Busted Halo
feature: politics & culture
July 20th, 2003

Compounded Trouble

Lament of a Student Loan Debtor

 
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I’ll admit it-I’m a student loan debtor . Big time.

And like most of you I’m not expecting forgiveness anytime soon.

My loan woe
A few years ago I set out to improve myself as a writer. And what better way to do this but through a graduate program of well repute?

My troubles began when I was accepted into the graduate Dramatic Writing Program at NYU . Don’t get me wrong; this is and was a good thing. My taking out a huge student loan to finance it?that was a bad, bad thing.

And now I lie awake at night wishing I could scream. But I live in a multi-unit building with paper thin walls?all I can afford.

And to what end did I mortgage the rest of my life, you ask? To hone the hallowed and time-honored craft of screenwriting .

In other words, I’m an incredible fool.

While other graduate students hedge their loans against a lucrative future as a lawyer, doctor, or MBA, I mortgaged mine for an unending succession of rejection letters and the terror of cold calls to surly motion picture literary agents.

Throughout it all my loan is capitalizing; my troubles are compounding. Did I tell you I was a fool?

There’s always debtor’s prison, right?
That’s what I told the “collections specialist” at the lending institution who holds my student loan. He had he called to brighten up my day with his loan shark demeanor.

“You need to send us a lot of money?and right away,” he said.

He didn’t want to know my troubles. Oh, how I offered.

For all he knew I could’ve been a doctor raking in 95K and seeking to dodge his loan responsibility. And no?he didn’t think it was funny that I was offering to go to debtor’s prison . In fact, he didn’t know what debtor’s prison was. And to think there is a movement among some in Congress to bring debtor’s prison back.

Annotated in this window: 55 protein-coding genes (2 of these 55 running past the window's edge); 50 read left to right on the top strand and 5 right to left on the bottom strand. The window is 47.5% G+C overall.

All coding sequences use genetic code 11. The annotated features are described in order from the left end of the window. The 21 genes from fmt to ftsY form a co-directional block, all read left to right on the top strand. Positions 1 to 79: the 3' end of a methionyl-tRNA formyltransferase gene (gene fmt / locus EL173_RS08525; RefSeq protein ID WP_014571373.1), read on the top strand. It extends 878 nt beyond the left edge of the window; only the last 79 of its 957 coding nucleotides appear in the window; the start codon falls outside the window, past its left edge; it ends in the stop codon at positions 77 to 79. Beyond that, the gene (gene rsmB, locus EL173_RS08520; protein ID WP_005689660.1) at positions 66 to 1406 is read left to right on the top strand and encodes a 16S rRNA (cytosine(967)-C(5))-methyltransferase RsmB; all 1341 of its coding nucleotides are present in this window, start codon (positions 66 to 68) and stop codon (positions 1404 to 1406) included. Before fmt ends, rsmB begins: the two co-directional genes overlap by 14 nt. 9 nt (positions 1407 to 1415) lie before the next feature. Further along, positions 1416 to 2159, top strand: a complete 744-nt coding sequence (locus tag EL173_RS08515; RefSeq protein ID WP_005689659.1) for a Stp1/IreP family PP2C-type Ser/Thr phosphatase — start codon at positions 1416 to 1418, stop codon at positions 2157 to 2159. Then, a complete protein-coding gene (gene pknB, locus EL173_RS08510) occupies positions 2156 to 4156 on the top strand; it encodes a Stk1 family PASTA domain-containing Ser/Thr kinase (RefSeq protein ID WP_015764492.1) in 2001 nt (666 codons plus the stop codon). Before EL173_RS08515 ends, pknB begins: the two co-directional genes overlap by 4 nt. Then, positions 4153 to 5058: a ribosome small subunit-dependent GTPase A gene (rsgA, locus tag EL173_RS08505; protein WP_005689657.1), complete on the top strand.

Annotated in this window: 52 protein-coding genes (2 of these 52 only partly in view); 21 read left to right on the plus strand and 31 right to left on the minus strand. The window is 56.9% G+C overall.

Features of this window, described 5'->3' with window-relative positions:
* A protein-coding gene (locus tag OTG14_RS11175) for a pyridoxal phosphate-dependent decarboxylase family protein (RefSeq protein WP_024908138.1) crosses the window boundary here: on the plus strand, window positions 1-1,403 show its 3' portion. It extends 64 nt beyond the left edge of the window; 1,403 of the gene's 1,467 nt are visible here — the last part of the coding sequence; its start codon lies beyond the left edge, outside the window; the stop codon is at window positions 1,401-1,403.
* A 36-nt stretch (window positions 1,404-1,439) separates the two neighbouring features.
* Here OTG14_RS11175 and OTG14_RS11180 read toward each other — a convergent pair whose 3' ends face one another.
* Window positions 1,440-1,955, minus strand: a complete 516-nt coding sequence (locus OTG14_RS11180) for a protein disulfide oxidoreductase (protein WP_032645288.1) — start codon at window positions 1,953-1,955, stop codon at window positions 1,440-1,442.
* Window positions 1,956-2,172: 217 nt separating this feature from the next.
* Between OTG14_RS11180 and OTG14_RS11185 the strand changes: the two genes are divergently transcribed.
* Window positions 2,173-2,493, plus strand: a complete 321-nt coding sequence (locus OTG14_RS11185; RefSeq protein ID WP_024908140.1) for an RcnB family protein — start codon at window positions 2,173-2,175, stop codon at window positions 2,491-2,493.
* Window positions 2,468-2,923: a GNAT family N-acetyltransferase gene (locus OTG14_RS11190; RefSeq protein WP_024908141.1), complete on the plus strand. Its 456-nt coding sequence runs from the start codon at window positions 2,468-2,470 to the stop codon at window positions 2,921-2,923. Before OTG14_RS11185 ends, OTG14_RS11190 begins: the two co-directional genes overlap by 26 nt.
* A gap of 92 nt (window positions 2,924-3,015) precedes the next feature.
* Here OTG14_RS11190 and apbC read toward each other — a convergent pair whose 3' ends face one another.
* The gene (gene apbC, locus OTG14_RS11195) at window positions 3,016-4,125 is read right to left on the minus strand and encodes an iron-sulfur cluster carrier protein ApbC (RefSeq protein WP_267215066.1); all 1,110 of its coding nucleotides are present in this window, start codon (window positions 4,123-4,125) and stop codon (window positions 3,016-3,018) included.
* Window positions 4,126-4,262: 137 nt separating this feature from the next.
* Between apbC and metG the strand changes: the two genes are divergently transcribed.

Odds are that, barring a screenplay sale, I will never be able to adequately pay back my loan before I start drawing social security . Now this, this is a very bad thing.

Jubilee anyone?
I’m screwed?unless there is a sudden return of the biblical concept of “Jubilee .” Jubilee occurred every 50 years, governed by a set of Jewish laws described in the Old Testament. The major tenets are the forgiveness of debt , the release of slaves and bonded laborers, and social renewal through awareness of debt and fiscal responsibility in a community. It’s a fetching and relevant concept that allowed for the redistribution of wealth.

And don’t we all need a little bit of that?

Compounding an increasing problem
And a lot less of these: Total student loan volume has more than tripled in the last decade. In 1999 students took out 9 million loans worth $42.9 billion. In 1990 student loans totaled only $11.7 billion, according to the US Department of Education. And what’s most troubling about the increase is that many of those who take out loans underestimate the impact of compounding interest.

And so for us student loan debtors the clock ticks and the interest compounds, and compounds.

Maybe next time I should scream. And something primal please. To hell with the neighbors.

Wouldn’t it be fitting if they were sweating silently in their beds too? Surely, the facts suggest I may not be the only one sweating through a payback scenario at 3 am.

Hmm… maybe there’s a screenplay in there somewhere…

 
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The Author : Edward Ortiz
Edward Ortiz is a journalist and writer from western Massachsetts.
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